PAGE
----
Bachelor now carries the sense of an unmarried man but in Middle English, when it first entered the language, it had the meaning of a young knight serving under another’s banner because he was not old or wealthy enough to have his own followers.
The modern sense emerged at least by Chaucer’s time, in the 14th Century, for he uses it in that meaning.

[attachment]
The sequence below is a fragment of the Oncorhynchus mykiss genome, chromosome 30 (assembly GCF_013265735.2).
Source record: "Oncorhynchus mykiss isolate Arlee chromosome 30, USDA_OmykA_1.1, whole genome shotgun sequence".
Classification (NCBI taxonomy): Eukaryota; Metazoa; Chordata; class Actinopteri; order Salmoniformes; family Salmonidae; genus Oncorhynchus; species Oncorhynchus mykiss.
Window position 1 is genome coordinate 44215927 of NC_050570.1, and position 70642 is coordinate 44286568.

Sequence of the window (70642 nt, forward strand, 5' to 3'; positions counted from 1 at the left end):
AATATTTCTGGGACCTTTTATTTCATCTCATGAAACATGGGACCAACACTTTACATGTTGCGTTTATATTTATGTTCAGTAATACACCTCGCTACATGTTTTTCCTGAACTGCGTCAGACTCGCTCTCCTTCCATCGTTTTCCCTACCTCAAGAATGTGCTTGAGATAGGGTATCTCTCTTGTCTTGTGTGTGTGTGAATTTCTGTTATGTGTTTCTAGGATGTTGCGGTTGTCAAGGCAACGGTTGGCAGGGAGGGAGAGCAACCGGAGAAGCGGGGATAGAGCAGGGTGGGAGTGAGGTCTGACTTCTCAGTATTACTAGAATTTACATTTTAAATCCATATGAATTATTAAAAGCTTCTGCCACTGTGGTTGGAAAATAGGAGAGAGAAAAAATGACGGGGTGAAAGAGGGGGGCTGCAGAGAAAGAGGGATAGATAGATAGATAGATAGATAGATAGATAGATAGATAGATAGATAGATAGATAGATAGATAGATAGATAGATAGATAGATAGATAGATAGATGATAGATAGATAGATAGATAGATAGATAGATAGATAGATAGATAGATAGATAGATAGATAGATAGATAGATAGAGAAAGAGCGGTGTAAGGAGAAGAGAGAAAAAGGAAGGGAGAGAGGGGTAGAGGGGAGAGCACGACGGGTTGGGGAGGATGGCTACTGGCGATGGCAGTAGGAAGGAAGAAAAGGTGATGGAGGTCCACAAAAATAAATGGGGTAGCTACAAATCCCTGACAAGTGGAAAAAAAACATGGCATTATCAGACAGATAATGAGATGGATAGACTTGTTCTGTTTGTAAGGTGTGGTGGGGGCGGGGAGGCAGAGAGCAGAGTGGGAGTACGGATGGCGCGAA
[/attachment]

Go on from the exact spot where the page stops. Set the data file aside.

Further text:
The Old French word, bacheler, derives from the Italian baccalare, but from there it is uncertain. One theory is it comes via the Late Latin baccalarius, a vassal farmer. A baccalaria is a field belonging to a lord, which is likely related to vacca, meaning cow. Another theory understands that the word is related to the Latin baculum meaning ‘stick’, due to young knights training with sticks.
By the 14th Century bachelor had come to mean guild members, young monks, or students at universities. From this we obtain the sense of a bachelor’s degree.